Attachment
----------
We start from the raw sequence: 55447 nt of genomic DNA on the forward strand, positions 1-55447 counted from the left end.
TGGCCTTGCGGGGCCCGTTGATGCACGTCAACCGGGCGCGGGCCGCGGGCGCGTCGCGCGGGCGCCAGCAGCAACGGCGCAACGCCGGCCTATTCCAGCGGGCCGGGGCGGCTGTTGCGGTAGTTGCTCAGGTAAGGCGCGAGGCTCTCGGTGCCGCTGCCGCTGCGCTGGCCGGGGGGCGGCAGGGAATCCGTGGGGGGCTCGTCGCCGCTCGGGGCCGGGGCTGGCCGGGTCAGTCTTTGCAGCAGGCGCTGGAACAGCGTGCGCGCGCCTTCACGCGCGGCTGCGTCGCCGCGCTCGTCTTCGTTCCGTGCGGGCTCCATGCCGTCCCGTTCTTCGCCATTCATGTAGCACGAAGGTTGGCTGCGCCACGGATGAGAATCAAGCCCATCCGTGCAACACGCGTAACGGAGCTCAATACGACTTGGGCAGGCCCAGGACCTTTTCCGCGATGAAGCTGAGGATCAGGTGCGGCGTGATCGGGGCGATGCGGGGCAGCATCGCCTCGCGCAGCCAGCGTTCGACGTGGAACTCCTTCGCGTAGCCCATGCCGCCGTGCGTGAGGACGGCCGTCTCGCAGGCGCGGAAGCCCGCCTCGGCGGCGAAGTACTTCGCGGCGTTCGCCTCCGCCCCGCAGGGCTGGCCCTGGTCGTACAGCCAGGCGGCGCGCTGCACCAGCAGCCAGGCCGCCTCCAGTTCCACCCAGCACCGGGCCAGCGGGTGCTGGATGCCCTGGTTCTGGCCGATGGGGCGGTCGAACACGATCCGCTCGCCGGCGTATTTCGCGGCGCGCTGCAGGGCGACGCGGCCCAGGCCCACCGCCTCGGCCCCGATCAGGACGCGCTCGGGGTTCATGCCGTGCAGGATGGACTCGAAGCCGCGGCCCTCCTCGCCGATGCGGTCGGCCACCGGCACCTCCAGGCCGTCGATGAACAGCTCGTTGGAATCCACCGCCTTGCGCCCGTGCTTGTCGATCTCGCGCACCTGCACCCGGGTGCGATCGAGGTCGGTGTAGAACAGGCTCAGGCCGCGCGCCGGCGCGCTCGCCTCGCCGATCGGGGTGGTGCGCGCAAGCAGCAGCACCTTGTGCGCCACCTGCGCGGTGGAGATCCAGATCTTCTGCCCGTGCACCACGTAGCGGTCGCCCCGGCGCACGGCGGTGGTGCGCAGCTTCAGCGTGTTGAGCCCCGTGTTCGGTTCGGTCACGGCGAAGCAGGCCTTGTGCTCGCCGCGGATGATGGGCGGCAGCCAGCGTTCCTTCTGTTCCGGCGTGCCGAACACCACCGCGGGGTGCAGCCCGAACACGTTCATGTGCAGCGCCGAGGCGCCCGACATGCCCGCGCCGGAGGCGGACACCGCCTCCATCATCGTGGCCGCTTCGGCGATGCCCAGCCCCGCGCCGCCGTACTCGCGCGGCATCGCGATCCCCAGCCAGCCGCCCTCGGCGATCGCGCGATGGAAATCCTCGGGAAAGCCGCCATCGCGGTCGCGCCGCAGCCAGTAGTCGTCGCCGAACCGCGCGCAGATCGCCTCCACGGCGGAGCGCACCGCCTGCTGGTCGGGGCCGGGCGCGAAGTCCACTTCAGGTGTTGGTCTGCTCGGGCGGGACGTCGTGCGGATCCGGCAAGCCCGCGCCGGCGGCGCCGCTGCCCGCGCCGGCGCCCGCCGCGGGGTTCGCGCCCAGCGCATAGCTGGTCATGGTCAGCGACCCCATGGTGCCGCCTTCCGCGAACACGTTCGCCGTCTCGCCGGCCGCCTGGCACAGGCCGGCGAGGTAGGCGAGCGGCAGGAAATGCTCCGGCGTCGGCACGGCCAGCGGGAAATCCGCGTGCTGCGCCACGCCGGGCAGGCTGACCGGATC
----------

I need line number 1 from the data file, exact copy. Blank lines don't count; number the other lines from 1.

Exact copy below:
We start from the raw sequence: 55447 nt of genomic DNA on the forward strand, positions 1-55447 counted from the left end.